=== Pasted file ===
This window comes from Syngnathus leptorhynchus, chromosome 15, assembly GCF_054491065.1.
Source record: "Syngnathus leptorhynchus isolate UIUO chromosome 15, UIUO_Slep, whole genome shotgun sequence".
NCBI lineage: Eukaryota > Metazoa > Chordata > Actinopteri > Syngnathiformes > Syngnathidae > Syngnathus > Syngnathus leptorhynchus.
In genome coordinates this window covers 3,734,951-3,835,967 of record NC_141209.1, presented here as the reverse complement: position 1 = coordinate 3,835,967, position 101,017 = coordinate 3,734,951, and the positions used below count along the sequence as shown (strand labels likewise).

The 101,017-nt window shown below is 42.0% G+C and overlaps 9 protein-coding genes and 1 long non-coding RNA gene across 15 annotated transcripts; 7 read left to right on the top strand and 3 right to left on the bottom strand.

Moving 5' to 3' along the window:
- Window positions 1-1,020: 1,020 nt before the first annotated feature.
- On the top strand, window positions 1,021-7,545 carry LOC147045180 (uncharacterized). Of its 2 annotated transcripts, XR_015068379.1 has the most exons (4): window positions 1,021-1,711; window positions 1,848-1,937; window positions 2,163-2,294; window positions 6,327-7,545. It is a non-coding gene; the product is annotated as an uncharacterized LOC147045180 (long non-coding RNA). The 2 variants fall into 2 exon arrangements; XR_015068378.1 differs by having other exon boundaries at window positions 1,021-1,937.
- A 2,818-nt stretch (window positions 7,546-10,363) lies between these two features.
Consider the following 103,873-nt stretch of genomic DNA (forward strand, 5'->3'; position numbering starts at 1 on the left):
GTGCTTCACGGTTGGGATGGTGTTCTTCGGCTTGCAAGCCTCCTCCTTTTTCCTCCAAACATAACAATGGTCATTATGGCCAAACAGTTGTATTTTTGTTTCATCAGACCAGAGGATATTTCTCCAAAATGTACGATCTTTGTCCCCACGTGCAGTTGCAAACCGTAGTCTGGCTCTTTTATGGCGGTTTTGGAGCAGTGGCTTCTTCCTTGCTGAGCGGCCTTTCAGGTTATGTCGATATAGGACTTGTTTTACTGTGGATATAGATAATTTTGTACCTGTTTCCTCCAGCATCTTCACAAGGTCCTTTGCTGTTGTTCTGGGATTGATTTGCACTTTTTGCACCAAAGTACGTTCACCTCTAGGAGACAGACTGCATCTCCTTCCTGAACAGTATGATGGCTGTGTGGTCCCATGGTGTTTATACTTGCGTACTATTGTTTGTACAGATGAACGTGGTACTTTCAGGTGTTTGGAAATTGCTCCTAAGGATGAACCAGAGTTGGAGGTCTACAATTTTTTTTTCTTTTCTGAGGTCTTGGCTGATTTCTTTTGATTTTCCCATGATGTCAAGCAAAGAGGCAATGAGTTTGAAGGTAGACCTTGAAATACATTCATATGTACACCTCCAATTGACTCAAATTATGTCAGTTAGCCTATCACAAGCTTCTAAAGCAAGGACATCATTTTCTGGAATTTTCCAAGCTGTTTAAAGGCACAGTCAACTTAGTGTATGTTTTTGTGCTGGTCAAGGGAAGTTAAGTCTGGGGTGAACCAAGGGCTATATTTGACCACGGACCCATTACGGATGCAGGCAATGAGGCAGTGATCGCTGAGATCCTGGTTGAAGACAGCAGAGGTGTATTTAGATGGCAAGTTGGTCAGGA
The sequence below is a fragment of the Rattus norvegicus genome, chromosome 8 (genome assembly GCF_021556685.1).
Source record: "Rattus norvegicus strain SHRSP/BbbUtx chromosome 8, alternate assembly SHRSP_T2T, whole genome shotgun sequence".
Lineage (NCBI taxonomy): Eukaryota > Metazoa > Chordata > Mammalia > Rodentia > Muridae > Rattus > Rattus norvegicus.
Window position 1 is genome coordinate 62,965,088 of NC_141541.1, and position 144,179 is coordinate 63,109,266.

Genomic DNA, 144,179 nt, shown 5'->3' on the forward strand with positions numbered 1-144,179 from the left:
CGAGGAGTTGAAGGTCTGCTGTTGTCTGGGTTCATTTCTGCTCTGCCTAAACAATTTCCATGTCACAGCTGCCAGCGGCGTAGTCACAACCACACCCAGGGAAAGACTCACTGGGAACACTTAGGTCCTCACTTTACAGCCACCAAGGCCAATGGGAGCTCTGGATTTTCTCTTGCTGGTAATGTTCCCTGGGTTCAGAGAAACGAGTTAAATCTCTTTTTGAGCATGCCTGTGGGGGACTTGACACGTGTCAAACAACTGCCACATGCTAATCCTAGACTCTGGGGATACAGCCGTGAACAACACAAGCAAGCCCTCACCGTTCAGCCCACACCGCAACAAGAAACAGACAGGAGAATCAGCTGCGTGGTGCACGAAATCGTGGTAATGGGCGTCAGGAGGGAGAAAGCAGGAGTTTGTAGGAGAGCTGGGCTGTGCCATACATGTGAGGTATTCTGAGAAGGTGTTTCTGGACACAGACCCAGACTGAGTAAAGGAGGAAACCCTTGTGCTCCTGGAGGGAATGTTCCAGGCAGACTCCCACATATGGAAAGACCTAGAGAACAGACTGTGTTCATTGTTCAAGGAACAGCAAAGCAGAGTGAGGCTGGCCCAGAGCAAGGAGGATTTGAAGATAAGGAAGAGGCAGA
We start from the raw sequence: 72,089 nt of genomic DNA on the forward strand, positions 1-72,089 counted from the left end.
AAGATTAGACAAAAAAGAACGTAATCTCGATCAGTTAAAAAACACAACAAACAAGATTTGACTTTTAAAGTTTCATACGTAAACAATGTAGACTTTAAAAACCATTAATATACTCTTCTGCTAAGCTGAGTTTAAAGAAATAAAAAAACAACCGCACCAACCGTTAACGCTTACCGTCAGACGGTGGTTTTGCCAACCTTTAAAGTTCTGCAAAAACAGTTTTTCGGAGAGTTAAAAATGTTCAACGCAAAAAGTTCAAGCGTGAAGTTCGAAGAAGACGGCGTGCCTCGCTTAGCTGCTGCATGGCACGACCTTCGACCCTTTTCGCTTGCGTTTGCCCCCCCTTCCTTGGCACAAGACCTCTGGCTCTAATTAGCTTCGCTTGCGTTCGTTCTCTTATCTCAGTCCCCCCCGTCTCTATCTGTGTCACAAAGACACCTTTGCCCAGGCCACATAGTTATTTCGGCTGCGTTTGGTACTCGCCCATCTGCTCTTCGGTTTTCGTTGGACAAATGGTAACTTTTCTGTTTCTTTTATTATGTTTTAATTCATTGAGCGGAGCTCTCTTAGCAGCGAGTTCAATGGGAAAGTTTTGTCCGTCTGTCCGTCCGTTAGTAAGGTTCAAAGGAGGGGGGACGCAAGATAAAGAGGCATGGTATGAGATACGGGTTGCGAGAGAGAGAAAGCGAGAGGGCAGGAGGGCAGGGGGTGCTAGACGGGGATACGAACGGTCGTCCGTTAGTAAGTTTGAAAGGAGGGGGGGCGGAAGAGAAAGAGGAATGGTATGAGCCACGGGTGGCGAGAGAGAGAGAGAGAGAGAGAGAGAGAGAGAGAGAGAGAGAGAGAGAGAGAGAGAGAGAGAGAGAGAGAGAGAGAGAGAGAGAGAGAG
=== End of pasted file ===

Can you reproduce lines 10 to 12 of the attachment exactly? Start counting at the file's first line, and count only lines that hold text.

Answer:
Consider the following 103,873-nt stretch of genomic DNA (forward strand, 5'->3'; position numbering starts at 1 on the left):
GTGCTTCACGGTTGGGATGGTGTTCTTCGGCTTGCAAGCCTCCTCCTTTTTCCTCCAAACATAACAATGGTCATTATGGCCAAACAGTTGTATTTTTGTTTCATCAGACCAGAGGATATTTCTCCAAAATGTACGATCTTTGTCCCCACGTGCAGTTGCAAACCGTAGTCTGGCTCTTTTATGGCGGTTTTGGAGCAGTGGCTTCTTCCTTGCTGAGCGGCCTTTCAGGTTATGTCGATATAGGACTTGTTTTACTGTGGATATAGATAATTTTGTACCTGTTTCCTCCAGCATCTTCACAAGGTCCTTTGCTGTTGTTCTGGGATTGATTTGCACTTTTTGCACCAAAGTACGTTCACCTCTAGGAGACAGACTGCATCTCCTTCCTGAACAGTATGATGGCTGTGTGGTCCCATGGTGTTTATACTTGCGTACTATTGTTTGTACAGATGAACGTGGTACTTTCAGGTGTTTGGAAATTGCTCCTAAGGATGAACCAGAGTTGGAGGTCTACAATTTTTTTTTCTTTTCTGAGGTCTTGGCTGATTTCTTTTGATTTTCCCATGATGTCAAGCAAAGAGGCAATGAGTTTGAAGGTAGACCTTGAAATACATTCATATGTACACCTCCAATTGACTCAAATTATGTCAGTTAGCCTATCACAAGCTTCTAAAGCAAGGACATCATTTTCTGGAATTTTCCAAGCTGTTTAAAGGCACAGTCAACTTAGTGTATGTTTTTGTGCTGGTCAAGGGAAGTTAAGTCTGGGGTGAACCAAGGGCTATATTTGACCACGGACCCATTACGGATGCAGGCAATGAGGCAGTGATCGCTGAGATCCTGGTTGAAGACAGCAGAGGTGTATTTAGATGGCAAGTTGGTCAGGA
The sequence below is a fragment of the Rattus norvegicus genome, chromosome 8 (genome assembly GCF_021556685.1).